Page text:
Aprilia trio star on road and track

Albany Extra - - Motoring - Stu­art Wood­bury

I re­cently had the op­por­tu­nity, cour­tesy of Aprilia, to ride three of their po­tent weapons at Syd­ney Mo­tor­sport Park — the Tuono 1100 RF, the RSV4 RF (im­i­ta­tion W) and the bike I had been rid­ing for a cou­ple of weeks on the road, the base model RSV4 RR.

The Tuono RF is the up­spec ver­sion with Oh­lins sus­pen­sion; oth­er­wise it is ba­si­cally (other from a few tun­ing dif­fer­ences) the same as the RSV4 sports bike, just with an up­right han­dle­bar and a tiny half fair­ing.

The last time I rode the Tuono at the track it was a bar­rel of fun; it loves to wheel­stand out of ev­ery cor­ner. No dif­fer­ence on the RF. I had been warned that I could get sent home for do­ing too long a wheel­stand but that didn’t stop me launch­ing the RF out of turn five up the back hill and on to the front straight with the front wheel head­ing sky­ward.

I did fid­dle with the sus­pen­sion slightly for sharper turn-in by ad­just­ing the rear preload and re­bound, and only ad­just­ing the re­bound on the front. This is eas­ily done with the fully ad­justable Oh­lins front and rear. The oth­ers who rode the same bike on the day loved the changes I’d made.

Then it was time to give the RSV4 RF W a whirl. The W is the fac­tory race bike kit, al­though this one was the RF ver­sion made to look like the W ver­sion. From the RF road ver­sion this bike has a race fair­ing and full Akrapovic ex­haust sys­tem (with an ECU change to suit).

I in­stantly loved this bike on the track. Much stiffer sus­pen­sion and even more power had this thing pow­er­ing down the front straight so that not even the new Du­cati V4, rid­den by a cur­rent racer, was able to mo­tor past.

Now it was time to give the base model RSV4 RR a few laps. As I had been rid­ing this bike for a cou­ple of weeks I spent some time set­ting up the sus­pen­sion to what I thought would be a good pack­age on the track. The rid­ers who’d been on it be­fore me felt it han­dled bet­ter than the RFW but it lacked the bet­ter con­trol of the RFW when pushed hard as you tipped in on the brakes.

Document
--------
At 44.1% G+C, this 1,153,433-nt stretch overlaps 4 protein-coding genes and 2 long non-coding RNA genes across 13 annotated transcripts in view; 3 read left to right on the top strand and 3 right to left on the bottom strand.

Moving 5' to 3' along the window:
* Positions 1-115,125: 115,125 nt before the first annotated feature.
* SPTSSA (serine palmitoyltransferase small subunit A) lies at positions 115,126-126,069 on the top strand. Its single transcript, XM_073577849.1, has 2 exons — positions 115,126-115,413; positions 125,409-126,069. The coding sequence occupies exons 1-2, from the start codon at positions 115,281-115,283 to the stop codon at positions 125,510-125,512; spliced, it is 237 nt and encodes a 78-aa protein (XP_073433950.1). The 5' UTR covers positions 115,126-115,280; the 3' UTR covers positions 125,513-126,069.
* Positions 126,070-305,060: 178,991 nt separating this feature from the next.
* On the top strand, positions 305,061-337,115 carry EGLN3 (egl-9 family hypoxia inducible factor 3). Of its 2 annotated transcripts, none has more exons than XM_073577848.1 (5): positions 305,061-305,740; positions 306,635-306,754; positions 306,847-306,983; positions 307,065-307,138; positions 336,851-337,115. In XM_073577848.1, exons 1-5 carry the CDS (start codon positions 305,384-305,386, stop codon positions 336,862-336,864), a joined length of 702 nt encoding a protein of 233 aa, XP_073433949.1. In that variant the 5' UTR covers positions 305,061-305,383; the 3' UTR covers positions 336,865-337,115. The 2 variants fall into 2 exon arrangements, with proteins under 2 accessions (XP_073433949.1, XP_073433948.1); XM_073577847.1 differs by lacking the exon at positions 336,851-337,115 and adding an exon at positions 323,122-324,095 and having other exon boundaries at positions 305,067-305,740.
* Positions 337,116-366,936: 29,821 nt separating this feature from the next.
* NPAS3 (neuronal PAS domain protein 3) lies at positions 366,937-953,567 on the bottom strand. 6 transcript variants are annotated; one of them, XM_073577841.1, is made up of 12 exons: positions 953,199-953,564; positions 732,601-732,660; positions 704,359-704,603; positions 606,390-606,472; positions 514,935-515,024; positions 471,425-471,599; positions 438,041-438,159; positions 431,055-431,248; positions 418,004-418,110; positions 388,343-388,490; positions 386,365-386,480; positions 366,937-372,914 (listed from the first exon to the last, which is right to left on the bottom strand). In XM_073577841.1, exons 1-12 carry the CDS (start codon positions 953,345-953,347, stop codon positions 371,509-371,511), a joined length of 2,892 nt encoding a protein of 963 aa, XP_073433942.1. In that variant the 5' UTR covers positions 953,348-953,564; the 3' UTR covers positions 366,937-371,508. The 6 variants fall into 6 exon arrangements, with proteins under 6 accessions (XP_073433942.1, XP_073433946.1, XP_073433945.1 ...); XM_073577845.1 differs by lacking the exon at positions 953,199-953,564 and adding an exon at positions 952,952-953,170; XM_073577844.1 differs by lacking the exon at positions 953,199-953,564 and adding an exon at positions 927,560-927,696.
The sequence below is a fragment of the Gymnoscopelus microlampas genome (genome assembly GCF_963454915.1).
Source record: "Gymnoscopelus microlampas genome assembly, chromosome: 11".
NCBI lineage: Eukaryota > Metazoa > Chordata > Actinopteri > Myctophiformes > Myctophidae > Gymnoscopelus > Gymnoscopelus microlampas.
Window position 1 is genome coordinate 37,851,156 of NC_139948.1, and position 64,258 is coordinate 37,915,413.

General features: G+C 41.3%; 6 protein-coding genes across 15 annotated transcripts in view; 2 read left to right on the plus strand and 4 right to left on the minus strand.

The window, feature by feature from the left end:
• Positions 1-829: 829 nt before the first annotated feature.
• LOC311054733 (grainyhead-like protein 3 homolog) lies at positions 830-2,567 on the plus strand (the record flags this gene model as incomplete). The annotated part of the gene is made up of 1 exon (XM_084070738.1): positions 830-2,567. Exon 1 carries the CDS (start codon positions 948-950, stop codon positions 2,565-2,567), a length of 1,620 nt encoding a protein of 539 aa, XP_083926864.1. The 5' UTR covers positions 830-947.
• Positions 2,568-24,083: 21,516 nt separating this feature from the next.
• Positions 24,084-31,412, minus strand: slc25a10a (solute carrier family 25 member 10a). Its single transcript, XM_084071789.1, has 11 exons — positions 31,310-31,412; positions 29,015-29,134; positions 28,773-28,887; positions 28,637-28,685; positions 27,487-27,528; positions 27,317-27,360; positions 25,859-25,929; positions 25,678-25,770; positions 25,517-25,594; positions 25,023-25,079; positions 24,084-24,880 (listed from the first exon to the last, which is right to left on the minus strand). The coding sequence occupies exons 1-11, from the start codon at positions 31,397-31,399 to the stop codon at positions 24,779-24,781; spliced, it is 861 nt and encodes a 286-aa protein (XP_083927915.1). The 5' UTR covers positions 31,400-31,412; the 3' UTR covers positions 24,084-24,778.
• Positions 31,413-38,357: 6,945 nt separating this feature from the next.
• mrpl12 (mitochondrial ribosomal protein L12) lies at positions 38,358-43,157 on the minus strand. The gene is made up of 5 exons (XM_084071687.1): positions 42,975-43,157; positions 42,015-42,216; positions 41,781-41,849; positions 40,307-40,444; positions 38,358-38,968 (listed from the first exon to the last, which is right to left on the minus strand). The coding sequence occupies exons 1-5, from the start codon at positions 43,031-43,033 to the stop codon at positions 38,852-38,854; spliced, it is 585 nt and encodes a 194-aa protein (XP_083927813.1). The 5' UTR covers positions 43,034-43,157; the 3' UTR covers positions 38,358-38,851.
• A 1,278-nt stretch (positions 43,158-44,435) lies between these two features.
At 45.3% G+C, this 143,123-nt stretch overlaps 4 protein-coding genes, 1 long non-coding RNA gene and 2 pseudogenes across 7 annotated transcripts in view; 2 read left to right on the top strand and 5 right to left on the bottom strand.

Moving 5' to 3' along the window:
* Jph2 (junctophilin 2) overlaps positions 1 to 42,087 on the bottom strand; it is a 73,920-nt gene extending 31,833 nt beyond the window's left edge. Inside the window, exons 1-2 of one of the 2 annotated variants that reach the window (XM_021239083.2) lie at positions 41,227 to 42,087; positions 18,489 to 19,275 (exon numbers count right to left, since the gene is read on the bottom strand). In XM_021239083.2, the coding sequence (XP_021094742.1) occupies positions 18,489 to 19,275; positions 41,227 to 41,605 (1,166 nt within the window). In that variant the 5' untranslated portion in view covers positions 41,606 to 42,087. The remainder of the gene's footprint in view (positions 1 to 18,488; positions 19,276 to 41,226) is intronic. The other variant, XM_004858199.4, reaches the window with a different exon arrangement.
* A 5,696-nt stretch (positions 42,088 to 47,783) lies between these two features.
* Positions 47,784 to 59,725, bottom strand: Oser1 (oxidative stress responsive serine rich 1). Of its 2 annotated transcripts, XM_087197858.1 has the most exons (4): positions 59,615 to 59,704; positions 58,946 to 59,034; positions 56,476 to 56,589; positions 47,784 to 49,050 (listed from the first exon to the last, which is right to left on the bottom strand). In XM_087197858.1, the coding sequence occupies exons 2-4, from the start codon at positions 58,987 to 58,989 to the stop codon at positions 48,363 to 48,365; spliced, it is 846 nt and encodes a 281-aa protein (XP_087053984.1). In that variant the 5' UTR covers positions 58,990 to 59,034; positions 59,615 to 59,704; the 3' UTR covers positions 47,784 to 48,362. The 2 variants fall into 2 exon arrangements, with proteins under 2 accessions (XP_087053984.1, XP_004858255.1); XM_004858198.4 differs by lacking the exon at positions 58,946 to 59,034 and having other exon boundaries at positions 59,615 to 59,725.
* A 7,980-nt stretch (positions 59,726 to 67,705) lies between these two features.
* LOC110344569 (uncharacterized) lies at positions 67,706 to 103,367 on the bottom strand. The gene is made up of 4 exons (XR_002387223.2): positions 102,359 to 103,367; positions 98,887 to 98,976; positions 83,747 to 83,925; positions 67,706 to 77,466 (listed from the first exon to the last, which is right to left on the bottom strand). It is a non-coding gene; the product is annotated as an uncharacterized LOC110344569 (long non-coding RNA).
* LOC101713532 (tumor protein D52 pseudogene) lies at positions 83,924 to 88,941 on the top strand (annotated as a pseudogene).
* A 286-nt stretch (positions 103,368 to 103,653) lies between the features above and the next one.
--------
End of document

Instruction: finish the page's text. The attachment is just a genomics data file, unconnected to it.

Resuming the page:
On the road, the RSV4 RR is one of the most com­fort­able sports bikes I’ve rid­den. The stan­dard sus­pen­sion set­tings soak up rough bi­tu­men and the rider can get into po­si­tion and not feel cramped.

My only gripe on the road is its gear­ing — way too high for day-to­day rid­ing. It was a bit high for the track as well, but is eas­ily fixed.

How­ever, if you have to have a litre sports bike for the road — and want to be as com­fort­able as you can a race bike with lights — then the RR is the pick of the bunch.

Back to the track ac­tion! Han­dling on all three bikes af­ter my ad­just­ments was great. I could push into turn one on the Tuono us­ing no brakes and just chang­ing down one gear at the 100m mark.

On both the RFW and RR, it took a light bit of front brake, down one gear and tip it in.

The tyres weren’t as sticky as I’d nor­mally use but mak­ing them last all day was what Aprilia wanted, so rather than be­ing able to nail the throt­tle on the exit of cor­ners I had to pro­gres­sively roll it on, which was fine for what I wanted to achieve.

Af­ter a cou­ple of ses­sions on each bike, the wind started to come up strongly. The Tuono was ob­vi­ously the hard­est to ride in these con­di­tions as it of­fered lit­tle or no wind pro­tec­tion, so I stuck to rid­ing the RFW for a cou­ple more ses­sions un­til the wind be­came out of con­trol, so I packed up.

All three bikes are fit­ted with the lat­est elec­tron­ics. I pre­ferred the trac­tion con­trol, wheelie con­trol and anti-lock brak­ing all turned off, which made the bike faster for me. The oth­ers rid­ing the bikes had them turned on and felt much safer that way.

For any of these bikes the V4-MP app al­lows you to punch in the track you’re rid­ing and record your lap times, throt­tle open­ings, brak­ing and all sorts of other data.

My pick of the three as far as an “all-rounder’ goes is the Tuono 1100 RF. It’s the best road bike and while it won’t pull as hard as the other two, the smile on your face will be no dif­fer­ent.

Aprilia’s Tuono RSV4 RR is a com­fort­able sports bike on the road.

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